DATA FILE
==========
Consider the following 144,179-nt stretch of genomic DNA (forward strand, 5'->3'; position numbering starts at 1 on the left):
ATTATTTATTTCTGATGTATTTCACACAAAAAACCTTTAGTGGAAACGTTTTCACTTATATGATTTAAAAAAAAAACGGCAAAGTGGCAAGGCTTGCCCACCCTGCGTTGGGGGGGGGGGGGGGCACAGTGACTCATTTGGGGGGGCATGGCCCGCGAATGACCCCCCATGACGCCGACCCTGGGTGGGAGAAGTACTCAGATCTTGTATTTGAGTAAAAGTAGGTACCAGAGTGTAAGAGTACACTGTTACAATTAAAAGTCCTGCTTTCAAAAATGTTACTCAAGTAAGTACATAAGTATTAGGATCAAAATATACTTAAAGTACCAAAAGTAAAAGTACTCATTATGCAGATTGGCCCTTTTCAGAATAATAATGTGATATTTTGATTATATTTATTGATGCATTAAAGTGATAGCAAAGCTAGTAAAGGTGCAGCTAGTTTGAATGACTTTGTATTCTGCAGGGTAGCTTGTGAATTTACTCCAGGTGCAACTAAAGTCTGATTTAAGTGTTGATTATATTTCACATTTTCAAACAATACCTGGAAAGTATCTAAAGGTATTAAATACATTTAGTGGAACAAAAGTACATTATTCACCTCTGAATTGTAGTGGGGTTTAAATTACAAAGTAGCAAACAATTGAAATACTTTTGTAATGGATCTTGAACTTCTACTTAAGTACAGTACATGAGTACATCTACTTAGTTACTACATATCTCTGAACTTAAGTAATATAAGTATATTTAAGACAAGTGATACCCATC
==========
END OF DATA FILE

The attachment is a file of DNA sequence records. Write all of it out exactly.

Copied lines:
Consider the following 144,179-nt stretch of genomic DNA (forward strand, 5'->3'; position numbering starts at 1 on the left):
ATTATTTATTTCTGATGTATTTCACACAAAAAACCTTTAGTGGAAACGTTTTCACTTATATGATTTAAAAAAAAAACGGCAAAGTGGCAAGGCTTGCCCACCCTGCGTTGGGGGGGGGGGGGGGCACAGTGACTCATTTGGGGGGGCATGGCCCGCGAATGACCCCCCATGACGCCGACCCTGGGTGGGAGAAGTACTCAGATCTTGTATTTGAGTAAAAGTAGGTACCAGAGTGTAAGAGTACACTGTTACAATTAAAAGTCCTGCTTTCAAAAATGTTACTCAAGTAAGTACATAAGTATTAGGATCAAAATATACTTAAAGTACCAAAAGTAAAAGTACTCATTATGCAGATTGGCCCTTTTCAGAATAATAATGTGATATTTTGATTATATTTATTGATGCATTAAAGTGATAGCAAAGCTAGTAAAGGTGCAGCTAGTTTGAATGACTTTGTATTCTGCAGGGTAGCTTGTGAATTTACTCCAGGTGCAACTAAAGTCTGATTTAAGTGTTGATTATATTTCACATTTTCAAACAATACCTGGAAAGTATCTAAAGGTATTAAATACATTTAGTGGAACAAAAGTACATTATTCACCTCTGAATTGTAGTGGGGTTTAAATTACAAAGTAGCAAACAATTGAAATACTTTTGTAATGGATCTTGAACTTCTACTTAAGTACAGTACATGAGTACATCTACTTAGTTACTACATATCTCTGAACTTAAGTAATATAAGTATATTTAAGACAAGTGATACCCATC